Intel’s 12th Gen Alder Lake processors mark the first truly competitive lineup released by the chipmaker since the days of Skylake. Based on the 7nm (10nm ESF) node, these chips leverage two core architectures: Golden Cove for performance, and Gracemont for the efficiency cores. The former’s high IPC leads to leadership gaming performance while the latter allows for competitive content creation performance. Although Intel has regained the gaming crown from AMD after Zen 3 snatched it a couple of years back, content creation and sheer multi-threaded workloads still favor Ryzen processors.
In addition to the potent gaming performance, one of the key advantages of Alder Lake is the aggressive pricing. Most SKUs have been priced a notch below their Ryzen 5000 counterparts, making them excellent price/performance options. In this post, we have a look at the Core i7-12700F and compare it against the Ryzen 9 5900X in gaming workloads.
Before we begin, a few things should be noted. Firstly, the Core i7-12700F is a ~$300 part while the Ryzen 9 5900X sells for $449, giving the former a massive price advantage. Second, the 12700F comes with a stock cooler which we found to be more than sufficient in most workloads. The Ryzen 9 requires a third-party heatsink, preferably a water block. Lastly, although the Core i7 seemingly has a lower TDP rating of 65W, it draws considerably more power under load (maximum upper limit of 180W). The 5900X, on the other hand, has a base TDP of 105W and a boost power limit of 140W. That technically makes it more power-efficient than the 12700F.
GPU: NVIDIA RTX 3080 Ti
Cooler: NZXT Kraken X73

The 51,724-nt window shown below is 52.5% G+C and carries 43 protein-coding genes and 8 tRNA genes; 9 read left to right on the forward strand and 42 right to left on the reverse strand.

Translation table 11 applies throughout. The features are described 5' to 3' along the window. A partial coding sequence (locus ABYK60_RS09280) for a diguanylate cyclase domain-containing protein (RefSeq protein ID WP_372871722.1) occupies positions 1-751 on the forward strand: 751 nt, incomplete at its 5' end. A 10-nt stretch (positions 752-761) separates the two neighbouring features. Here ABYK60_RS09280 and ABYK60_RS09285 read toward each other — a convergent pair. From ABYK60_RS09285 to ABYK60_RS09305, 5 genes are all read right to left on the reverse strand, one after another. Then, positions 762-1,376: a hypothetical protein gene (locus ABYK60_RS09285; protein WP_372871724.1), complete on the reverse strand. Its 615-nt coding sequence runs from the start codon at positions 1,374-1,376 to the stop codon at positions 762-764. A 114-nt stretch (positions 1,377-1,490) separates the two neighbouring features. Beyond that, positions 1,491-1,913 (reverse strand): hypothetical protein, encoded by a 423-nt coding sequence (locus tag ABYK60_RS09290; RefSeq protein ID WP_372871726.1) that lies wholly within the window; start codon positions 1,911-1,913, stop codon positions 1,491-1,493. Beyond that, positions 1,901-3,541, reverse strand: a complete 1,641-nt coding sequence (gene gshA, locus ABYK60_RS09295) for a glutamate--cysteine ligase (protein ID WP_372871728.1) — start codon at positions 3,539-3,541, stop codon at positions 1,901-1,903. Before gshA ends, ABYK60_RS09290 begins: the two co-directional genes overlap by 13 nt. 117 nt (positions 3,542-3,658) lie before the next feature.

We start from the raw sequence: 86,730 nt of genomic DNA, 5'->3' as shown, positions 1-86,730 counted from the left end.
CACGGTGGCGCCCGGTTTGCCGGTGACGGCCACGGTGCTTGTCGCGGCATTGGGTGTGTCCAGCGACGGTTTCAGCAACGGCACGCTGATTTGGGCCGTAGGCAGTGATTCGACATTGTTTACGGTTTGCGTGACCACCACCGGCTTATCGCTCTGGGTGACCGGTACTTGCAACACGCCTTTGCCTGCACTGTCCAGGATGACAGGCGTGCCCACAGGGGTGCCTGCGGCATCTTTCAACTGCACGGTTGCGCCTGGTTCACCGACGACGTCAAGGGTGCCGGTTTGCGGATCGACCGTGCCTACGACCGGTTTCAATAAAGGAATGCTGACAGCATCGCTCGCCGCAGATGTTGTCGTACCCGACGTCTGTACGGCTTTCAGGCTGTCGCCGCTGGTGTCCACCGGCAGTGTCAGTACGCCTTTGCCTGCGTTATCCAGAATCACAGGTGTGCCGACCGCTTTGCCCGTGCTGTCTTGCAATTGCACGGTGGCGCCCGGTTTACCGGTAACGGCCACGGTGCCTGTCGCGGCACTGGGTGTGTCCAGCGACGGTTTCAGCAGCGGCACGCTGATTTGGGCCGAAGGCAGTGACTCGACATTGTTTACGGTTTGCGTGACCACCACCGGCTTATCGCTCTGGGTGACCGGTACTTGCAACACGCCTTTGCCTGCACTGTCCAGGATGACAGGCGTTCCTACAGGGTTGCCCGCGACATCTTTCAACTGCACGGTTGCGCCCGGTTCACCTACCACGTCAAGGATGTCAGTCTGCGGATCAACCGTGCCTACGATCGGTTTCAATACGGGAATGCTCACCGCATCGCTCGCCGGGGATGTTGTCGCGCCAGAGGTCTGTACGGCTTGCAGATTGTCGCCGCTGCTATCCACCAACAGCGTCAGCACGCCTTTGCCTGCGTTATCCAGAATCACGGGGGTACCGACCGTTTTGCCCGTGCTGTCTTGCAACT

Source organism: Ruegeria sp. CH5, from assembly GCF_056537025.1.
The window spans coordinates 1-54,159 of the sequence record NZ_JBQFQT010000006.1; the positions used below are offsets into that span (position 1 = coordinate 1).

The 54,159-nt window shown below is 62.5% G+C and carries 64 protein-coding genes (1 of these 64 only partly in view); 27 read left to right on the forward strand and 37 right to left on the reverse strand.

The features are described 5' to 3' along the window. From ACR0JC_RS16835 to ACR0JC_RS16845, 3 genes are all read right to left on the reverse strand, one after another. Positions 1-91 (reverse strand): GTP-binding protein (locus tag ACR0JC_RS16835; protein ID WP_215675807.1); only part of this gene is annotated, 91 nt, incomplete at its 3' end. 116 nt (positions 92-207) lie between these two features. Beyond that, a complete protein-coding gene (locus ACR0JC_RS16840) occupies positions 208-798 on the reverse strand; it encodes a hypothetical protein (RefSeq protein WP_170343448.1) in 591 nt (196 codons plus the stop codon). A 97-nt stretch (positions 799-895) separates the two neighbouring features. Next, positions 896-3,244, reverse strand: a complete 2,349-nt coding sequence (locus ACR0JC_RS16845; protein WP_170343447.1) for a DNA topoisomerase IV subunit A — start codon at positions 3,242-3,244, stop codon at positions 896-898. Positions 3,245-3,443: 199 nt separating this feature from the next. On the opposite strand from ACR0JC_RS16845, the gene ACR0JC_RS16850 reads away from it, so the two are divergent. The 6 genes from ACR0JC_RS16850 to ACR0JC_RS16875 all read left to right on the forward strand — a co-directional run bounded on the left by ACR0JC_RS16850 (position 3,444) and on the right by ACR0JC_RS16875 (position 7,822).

Motherboard: MSI MAG B550M Mortar/ASUS X690 TUF Gaming
Memory: 8GB x2 @ 3600 MT/s CL16
All the benchmarks were conducted using CapFrameX on the latest build of Windows 10.
Intel Core i7-12700F vs AMD Ryzen 9 5900X Gaming Benchmarks
The Core i7-12700F performs admirably across the board beating the Ryzen 9 5900X in every game we tested. The deltas are within the margin of error in most titles but get quite noticeable in ray-traced games. At 720p, the 12-core Intel chip beats its AMD rival by Crysis Remastered by 12%, 17% in Cyberpunk 2077, and 25% in Dying Light 2. However, the two perform roughly the same in Godfall and Metro Exodus.
At 1080p, the deltas shrink but the Core i7-12700F still enjoys notably better performance in Dying Light 2 and Crysis Remastered, leading the Ryzen 9 5900X by over 12% and 25%, respectively. In Cyberpunk 2077, it’s mostly a tie and the same goes for Godfall and Metro Exodus.
We decided to do a little experiment with the efficiency cores on the 12700F disabled and the boost clock limited to 4GHz. The Ryzen 9 5900X had four of its cores disabled and the core clocks were locked to 4GHz. One test was run with SMT and the other without. The results were quite interesting. The Core i7-12700F lost minimal performance while the Ryzen 9 5900X saw considerable drops in two out of three titles. Metro Exodus was the weird one. It performed better on the Core i7-12700F with the efficiency cores disabled while the 5900X lost just 2% FPS with four of its cores disabled.
With SMT disabled, things got even weirder. Crysis Remastered ran a smidge better on both CPUs (still within the margin of error though), Cyberpunk 2077 performed the same while Metro Exodus was 7% slower on the Core i7-12700F. The Ryzen 9 5900X lost almost no performance in any of the titles.
This one’s pretty straightforward. The Core i7-12700F is faster, cheaper, and more feature-rich than its Ryzen 9 rival. The gaming performance is clearly a cut above even with DDR4 memory and Windows 10 installed. Unless you already have an AM4 board and compatible DDR4 memory to go along with it, I really don’t see any reason to opt for the 5900X over the 12700F.